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This should be a breeze for some experienced git users, I hope. I'd like to use a single command, that when issued, would make git synchronize with the current state of my project directory. In contrast to having to issue separate commands for adding files added to my project, deleting files removed from it, etc. Rationale being that I do not need that additional layer of acknowledging each change to my project just for the sake of git, I'd rather have git just reflect the directory (when I find that it is a good sync point worth syncing into git).

That is also the approach taken in Github for Windows. It just syncs git with your project (it does provide options for excluding changes, but only as an option).

Really, I normally find no need to tell git 'update with this changed file', 'remove this file from your record as I've deleted it' etc.

I'd really rather not experiment over time with it, and would hope this question has a simple designed-to-work answer.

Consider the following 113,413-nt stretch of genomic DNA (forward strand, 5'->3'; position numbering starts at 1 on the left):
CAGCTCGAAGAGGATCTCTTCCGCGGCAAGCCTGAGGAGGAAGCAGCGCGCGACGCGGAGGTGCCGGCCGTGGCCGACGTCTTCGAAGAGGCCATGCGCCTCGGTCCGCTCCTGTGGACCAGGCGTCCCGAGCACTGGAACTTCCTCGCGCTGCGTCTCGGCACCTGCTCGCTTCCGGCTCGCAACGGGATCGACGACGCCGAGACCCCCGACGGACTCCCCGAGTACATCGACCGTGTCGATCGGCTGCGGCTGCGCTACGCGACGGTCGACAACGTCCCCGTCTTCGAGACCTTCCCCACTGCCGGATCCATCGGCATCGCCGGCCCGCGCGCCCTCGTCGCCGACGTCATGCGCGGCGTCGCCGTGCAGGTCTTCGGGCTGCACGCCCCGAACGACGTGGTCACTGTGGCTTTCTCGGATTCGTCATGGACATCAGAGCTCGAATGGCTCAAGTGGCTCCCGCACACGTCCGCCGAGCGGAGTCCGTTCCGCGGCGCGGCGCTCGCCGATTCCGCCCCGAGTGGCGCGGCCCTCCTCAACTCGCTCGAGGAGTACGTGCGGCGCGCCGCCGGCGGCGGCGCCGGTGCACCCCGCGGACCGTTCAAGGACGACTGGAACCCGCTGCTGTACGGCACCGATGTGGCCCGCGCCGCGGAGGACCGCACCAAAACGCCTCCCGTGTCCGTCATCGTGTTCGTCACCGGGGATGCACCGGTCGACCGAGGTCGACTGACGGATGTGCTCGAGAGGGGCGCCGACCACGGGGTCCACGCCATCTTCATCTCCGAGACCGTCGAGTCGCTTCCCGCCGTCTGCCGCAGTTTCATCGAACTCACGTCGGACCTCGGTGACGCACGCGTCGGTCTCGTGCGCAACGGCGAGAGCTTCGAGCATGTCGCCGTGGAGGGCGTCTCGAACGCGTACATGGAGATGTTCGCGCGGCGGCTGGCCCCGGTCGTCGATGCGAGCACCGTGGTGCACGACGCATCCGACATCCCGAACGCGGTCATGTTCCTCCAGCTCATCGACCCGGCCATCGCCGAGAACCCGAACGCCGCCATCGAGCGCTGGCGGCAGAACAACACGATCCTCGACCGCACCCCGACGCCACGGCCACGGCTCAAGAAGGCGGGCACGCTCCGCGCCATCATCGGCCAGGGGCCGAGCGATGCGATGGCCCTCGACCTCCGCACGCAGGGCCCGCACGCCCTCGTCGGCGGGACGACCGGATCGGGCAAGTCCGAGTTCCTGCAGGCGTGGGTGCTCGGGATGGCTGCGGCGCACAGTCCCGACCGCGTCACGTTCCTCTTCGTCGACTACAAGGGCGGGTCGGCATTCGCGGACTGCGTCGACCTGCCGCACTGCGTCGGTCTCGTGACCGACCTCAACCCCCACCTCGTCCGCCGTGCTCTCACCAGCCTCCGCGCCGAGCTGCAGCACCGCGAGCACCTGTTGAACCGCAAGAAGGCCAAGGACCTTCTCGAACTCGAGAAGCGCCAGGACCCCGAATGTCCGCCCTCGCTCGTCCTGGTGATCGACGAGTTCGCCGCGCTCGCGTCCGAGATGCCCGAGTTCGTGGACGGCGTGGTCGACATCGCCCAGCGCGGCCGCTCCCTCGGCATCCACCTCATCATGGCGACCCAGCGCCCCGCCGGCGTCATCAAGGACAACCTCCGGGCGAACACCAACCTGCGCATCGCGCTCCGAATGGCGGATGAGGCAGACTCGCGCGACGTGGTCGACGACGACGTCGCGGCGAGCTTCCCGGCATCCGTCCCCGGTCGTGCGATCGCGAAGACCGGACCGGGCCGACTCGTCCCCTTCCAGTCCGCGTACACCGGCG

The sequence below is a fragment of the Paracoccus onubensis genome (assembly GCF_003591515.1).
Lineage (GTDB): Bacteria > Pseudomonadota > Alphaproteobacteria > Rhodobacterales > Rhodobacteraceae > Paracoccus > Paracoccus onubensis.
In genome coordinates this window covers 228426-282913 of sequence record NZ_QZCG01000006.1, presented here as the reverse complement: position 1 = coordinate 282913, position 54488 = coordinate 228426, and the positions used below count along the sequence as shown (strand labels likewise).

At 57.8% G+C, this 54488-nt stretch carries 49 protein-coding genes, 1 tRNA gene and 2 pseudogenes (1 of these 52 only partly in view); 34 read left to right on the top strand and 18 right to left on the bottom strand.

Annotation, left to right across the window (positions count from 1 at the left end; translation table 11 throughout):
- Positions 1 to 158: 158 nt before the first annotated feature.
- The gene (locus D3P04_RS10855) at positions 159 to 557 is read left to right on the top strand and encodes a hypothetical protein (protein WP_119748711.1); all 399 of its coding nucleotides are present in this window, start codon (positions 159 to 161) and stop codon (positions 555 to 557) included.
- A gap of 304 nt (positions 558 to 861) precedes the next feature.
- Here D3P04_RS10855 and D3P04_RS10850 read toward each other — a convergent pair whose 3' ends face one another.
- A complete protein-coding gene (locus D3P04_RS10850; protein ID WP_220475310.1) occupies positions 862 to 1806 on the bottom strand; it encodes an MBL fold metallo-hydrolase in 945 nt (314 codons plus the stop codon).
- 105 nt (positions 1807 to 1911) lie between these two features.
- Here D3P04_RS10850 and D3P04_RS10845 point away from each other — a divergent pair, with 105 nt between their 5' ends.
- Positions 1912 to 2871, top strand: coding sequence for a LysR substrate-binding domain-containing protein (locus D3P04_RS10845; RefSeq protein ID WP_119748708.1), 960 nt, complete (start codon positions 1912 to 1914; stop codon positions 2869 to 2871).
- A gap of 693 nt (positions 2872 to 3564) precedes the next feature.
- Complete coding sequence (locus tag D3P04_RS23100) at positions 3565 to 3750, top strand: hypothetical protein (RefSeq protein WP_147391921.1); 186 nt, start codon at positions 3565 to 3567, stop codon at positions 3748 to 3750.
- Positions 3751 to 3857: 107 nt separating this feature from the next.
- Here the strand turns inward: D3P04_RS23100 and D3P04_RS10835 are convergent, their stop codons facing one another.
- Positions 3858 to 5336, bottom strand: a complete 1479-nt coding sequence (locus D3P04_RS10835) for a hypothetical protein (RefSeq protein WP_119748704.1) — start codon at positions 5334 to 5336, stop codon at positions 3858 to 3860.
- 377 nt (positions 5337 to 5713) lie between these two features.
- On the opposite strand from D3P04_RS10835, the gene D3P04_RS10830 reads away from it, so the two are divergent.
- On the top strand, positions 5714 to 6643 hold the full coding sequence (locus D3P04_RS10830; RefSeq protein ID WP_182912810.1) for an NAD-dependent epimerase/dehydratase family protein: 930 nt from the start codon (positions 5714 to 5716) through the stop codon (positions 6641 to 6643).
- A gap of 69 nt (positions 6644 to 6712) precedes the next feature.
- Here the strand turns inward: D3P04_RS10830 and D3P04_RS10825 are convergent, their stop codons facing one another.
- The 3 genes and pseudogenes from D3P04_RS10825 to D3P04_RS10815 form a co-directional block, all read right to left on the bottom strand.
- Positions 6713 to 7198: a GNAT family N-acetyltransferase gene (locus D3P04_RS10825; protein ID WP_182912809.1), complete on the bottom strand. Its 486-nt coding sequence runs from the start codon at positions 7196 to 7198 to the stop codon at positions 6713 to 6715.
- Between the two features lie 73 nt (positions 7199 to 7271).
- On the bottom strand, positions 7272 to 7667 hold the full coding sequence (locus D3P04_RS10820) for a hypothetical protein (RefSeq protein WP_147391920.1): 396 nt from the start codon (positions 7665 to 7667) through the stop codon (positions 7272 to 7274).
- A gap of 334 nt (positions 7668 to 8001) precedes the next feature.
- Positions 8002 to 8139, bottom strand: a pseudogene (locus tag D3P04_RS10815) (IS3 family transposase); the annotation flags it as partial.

Thanks in advance, Matan

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1 Answer 1

up vote 0 down vote accepted

Nice and simple as a single add command:

git add -A

Note that git add . is not sufficient, as . expands to "the current directory", a.k.a. "all current files", which means it won't tell git about any files that no longer exist (i.e. deleted files)

Alternatively, if you want to add and commit in a single step (which generally isn't recommended) then you can

git commit -a

instead.

It's worth knowing that there's no need to "experiment over time" with these git commands, as git help has a lot of documentation about each of the git commands and their options.

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Thanks! I would not typically find that in the documentation given the way the command line reference is organized. –  matt Sep 5 '12 at 19:15
    
Then maybe you should read how the command line reference is organised and try and get your head around it, because it's as comprehensive as any command line documentation is :) Also, if the answer helped you then hit the green tick on the left, we'll both get a reputation boost –  Gareth Sep 5 '12 at 19:18
    
Thanks. Just noticed I can make it green. –  matt Sep 5 '12 at 19:41
    
git commit -a will exclude new files though, so it's not the same as git add -A and then git commit. Seems no single command can really take a (logical) snapshot in one shot. –  matt Sep 5 '12 at 19:44

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